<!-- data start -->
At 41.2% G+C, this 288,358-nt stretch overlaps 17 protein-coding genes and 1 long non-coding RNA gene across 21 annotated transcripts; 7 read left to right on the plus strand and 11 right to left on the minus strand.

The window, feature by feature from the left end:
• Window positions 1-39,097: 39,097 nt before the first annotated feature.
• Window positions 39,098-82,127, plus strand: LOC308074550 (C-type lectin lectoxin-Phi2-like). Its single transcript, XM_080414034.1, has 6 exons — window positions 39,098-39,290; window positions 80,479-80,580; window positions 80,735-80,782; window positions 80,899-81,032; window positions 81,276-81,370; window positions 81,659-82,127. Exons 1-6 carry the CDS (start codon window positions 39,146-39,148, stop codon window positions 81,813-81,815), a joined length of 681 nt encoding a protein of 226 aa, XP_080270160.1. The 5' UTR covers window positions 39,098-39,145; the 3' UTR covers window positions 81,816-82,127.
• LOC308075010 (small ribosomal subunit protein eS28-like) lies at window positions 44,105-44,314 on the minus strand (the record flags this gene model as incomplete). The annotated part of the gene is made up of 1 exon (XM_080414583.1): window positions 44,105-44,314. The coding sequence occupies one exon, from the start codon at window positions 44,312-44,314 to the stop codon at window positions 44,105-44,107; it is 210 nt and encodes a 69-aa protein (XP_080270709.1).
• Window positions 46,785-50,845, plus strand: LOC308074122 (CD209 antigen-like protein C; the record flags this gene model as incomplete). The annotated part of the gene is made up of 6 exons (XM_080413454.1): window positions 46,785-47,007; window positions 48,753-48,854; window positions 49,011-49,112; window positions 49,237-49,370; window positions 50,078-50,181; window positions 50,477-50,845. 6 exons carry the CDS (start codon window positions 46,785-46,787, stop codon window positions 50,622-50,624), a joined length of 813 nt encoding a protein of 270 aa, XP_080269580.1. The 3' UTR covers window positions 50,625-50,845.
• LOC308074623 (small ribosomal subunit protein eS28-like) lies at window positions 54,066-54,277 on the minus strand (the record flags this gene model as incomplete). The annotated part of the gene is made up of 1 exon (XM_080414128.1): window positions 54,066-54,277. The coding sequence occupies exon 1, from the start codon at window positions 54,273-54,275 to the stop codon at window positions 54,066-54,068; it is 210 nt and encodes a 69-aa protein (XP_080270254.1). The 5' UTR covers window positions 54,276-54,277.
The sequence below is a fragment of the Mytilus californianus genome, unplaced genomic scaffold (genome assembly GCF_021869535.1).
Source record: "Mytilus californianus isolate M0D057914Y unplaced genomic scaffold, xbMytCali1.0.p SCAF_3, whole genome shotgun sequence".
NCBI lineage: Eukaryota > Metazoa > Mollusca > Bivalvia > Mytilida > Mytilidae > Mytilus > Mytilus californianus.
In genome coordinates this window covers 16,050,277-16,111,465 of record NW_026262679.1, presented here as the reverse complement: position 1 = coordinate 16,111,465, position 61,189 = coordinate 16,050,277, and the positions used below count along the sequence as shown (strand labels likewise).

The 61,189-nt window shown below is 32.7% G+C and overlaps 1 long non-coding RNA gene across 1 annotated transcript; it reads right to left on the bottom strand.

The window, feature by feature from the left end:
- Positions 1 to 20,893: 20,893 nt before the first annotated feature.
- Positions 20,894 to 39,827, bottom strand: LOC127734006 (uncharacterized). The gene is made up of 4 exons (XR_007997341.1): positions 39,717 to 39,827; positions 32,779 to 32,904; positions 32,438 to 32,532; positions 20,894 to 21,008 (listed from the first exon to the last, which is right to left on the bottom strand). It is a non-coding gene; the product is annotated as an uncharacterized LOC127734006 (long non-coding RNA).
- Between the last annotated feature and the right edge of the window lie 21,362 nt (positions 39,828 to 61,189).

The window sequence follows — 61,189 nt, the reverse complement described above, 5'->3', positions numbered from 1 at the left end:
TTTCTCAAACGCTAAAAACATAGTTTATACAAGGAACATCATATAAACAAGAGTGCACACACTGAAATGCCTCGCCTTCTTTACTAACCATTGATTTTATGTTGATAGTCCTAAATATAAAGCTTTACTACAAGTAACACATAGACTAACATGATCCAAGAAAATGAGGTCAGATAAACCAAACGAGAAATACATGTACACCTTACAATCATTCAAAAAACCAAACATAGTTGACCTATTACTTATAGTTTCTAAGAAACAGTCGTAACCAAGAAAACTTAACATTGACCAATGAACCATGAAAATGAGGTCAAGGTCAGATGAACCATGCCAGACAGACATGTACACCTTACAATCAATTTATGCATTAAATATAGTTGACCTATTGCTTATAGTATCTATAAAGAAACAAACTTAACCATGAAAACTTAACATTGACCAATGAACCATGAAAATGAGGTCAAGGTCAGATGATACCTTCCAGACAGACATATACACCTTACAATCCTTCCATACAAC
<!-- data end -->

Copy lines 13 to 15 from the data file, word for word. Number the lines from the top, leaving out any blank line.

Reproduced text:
The window, feature by feature from the left end:
- Positions 1 to 20,893: 20,893 nt before the first annotated feature.
- Positions 20,894 to 39,827, bottom strand: LOC127734006 (uncharacterized). The gene is made up of 4 exons (XR_007997341.1): positions 39,717 to 39,827; positions 32,779 to 32,904; positions 32,438 to 32,532; positions 20,894 to 21,008 (listed from the first exon to the last, which is right to left on the bottom strand). It is a non-coding gene; the product is annotated as an uncharacterized LOC127734006 (long non-coding RNA).